I find it really interesting that you have done a lot of work for DC and Marvel, as well as Nickelodeon, outside of monthly comic books. You have done illustration work for colouring books, children's picture books, advertising, and guide books for both companies. For our illustrator friends out there, how did you get into that kind of work?

The terrible answer is the classic “it’s who you know”. While I was at Marvel as an assistant editor
I learned quite a bit about licensing art and that whole department and did work with them (there’s a drawing of Electro I did for them years ago that still pops up pretty regularly). So that was the first eye-opener to the world outside sequential comics specifically. Then, My old boss at Marvel, Tom Brevoort, knew someone at Nickelodeon looking, at the time, for freelance cartoonists to help out with licensing work. I was put in touch with that guy and that led to a full-time position there which eventually led to me leaving there to work as a full-time freelancer.

Though for the sake of our illustrator friends out there, the lesson should be: there are other opportunities to find work drawing for a living beyond specifically comics. I realize it’s hard to even think that way, especially when you love comics. And especially when the nature, at least of licensing work, is drawing to a style as opposed to in your own, personal style.

But it’s important to know it’s out there. And I think a way to approach looking for that sort of thing is contacting art directors and such at licensed publishing houses and asking to test for specific properties (which is to say you do samples to see how well you can draw something “on-model” (which is to specs so it looks like it does on TV, for example). That’s how they determine if you make the cut and then, maybe, there’ll be work there. A lot of companies might have in-house staff for their style guides and such, but you could still inquire with them as well.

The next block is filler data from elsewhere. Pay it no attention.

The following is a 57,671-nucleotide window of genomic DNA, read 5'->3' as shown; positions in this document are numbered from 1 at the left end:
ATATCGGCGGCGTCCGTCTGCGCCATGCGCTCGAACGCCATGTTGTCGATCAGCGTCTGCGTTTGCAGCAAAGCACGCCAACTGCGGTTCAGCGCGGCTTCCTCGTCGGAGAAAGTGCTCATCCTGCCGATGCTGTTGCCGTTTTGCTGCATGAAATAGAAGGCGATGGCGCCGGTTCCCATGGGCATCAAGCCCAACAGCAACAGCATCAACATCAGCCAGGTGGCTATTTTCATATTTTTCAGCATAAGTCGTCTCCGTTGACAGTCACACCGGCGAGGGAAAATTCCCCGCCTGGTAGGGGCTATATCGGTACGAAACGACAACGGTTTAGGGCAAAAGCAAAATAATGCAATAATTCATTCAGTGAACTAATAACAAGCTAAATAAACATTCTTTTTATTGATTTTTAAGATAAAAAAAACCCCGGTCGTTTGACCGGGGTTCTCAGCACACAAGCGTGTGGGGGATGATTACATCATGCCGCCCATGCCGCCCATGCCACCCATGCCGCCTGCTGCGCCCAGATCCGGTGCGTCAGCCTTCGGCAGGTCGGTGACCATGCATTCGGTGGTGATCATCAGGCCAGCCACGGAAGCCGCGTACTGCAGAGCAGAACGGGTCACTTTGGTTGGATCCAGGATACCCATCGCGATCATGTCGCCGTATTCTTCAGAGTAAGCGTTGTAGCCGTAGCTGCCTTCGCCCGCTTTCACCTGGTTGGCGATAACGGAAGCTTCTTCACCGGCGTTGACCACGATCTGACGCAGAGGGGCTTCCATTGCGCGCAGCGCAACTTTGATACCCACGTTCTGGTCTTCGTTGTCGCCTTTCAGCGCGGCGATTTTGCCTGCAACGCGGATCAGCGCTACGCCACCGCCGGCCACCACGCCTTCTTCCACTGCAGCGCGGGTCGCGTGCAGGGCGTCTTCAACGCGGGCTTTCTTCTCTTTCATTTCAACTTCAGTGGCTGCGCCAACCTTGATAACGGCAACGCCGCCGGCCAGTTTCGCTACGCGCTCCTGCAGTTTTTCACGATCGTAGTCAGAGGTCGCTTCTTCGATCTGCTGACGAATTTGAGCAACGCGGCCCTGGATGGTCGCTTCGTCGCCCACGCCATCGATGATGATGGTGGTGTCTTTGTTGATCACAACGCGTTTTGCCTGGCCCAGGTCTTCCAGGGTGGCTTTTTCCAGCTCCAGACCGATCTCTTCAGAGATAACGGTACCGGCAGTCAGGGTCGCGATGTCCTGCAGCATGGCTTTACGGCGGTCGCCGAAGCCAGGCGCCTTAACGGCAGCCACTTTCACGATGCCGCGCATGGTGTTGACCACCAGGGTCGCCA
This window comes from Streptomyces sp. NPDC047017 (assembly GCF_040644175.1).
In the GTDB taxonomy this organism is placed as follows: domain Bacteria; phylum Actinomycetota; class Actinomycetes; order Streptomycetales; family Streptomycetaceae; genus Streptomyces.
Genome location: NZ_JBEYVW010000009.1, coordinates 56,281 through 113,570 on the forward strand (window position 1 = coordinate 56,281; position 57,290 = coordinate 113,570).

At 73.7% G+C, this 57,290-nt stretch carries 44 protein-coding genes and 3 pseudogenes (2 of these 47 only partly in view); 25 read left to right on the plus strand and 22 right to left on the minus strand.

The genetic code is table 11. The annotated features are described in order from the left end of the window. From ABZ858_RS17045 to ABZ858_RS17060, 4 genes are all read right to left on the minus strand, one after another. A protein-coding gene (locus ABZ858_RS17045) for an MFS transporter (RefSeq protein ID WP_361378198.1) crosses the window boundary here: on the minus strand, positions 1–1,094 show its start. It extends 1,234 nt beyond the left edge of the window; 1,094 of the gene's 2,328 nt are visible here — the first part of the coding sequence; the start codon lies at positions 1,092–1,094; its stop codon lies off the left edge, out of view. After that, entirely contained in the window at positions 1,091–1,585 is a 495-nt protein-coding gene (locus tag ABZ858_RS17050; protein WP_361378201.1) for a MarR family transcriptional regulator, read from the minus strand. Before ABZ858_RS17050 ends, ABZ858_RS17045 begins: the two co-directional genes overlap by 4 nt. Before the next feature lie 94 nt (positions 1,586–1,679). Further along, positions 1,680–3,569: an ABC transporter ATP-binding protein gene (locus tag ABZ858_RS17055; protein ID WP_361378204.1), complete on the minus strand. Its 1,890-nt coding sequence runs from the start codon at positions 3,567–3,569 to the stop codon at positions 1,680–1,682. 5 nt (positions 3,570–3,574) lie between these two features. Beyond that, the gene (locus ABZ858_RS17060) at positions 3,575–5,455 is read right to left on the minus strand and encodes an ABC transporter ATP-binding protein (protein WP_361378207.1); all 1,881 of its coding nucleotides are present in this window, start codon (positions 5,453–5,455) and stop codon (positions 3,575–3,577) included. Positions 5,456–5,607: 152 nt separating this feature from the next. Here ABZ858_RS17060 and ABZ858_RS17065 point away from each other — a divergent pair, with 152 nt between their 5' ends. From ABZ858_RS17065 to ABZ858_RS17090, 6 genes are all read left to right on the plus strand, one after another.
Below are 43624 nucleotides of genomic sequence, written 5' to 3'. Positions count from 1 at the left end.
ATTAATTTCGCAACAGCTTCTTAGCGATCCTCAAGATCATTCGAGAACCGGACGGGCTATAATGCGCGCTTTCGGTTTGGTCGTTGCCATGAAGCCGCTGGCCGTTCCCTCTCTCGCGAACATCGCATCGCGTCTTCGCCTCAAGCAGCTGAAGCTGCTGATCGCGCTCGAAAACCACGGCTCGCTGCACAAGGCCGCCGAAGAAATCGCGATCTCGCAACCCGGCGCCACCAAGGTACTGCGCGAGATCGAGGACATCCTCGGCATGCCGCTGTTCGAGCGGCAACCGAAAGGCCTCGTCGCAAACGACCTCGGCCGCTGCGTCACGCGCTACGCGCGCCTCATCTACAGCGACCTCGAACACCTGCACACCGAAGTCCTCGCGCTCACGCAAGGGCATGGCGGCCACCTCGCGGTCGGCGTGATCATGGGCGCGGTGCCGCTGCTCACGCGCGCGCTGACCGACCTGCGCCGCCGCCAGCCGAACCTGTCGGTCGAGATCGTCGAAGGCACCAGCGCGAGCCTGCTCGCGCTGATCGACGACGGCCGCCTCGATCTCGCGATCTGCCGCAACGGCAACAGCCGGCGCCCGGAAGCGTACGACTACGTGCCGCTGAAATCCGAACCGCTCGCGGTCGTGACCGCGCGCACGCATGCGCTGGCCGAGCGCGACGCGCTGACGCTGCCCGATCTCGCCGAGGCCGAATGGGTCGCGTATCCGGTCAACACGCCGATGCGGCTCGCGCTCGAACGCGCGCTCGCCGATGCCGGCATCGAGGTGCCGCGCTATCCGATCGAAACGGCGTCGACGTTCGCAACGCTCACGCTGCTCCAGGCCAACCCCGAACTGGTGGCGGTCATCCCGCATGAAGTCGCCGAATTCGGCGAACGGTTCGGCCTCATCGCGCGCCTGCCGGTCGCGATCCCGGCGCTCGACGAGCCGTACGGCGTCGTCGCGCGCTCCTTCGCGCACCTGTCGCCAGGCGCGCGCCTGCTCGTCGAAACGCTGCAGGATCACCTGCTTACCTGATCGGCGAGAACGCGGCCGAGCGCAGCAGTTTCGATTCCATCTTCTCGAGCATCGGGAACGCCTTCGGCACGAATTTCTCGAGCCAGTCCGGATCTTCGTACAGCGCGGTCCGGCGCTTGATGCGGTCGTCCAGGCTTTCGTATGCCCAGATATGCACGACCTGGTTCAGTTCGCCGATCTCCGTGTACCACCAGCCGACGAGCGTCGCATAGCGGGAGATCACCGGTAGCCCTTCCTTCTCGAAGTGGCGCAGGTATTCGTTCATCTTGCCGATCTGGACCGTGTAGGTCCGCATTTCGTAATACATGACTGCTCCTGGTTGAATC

I’m not saying it’s all a guaranteed pot of illustrator gold out there, but there are opportunities, certainly. You just gotta keep your eyes and mind open.

Who is the most adorable X-baby?

Of the X-Babies proper, Jacob’s version of Kitty Pryde is super-cute, no question about it. Of the Adorable X-Babies, who we first met in X-BABIES #1, Jacob’s design for Stormy, as she’s called in that form, is brilliant with the pacifier and onesie. But in issue one we only showed you some of the Adorables...

What other projects are you working on now?

These days I’m working on the last chapter of my 5-part back-up comic, PIX: TEENAGE AMERICAN FAIRY, for Chris Giarrusso’s G-MAN: CAPE CRISIS mini-series, which is a really great book that I’m very pleased and honored to be a part of...the fourth issue of which I believe is on sale next week.

I’m also starting work on some books in the animated Batman and Superman styles for DC Comics’ licensed publishing group, some early-reader chapter books, as well as working on a comic for a fast food chain that’ll be part of their kids meals in summer 2010 (I can’t say which chain though, yet). There’s some SpongeBob stuff around the corner. And I’m sure there’s something else I’m forgetting...

Wednesday Interview: Curt Franklin and Chris Haley

If you enjoy comic books, and I know some of you do, then you should probably be reading Let's Be Friends Again. Writer Curt Franklin and artist Chris Haley combined forces in October, 2008 to create something awesome, like Voltron, or the Planeteers, or, I suppose, that Transformer that's a big Transformer made out of little Transformers. The strip, a loving parody of the comics characters and creators that we all hold so dear, comes out several times a week. If you haven't yet, take a half hour of your life to read all of them from the beginning. It's one of the best gifts you will ever give yourself. Do it while other people are doing yoga or something.

Not unlike Grant Morrison, Curt and Chris make themselves the star of their own comics, along with a rotating cast of superheroes, television characters, classic cartoon characters, political figures and rap stars.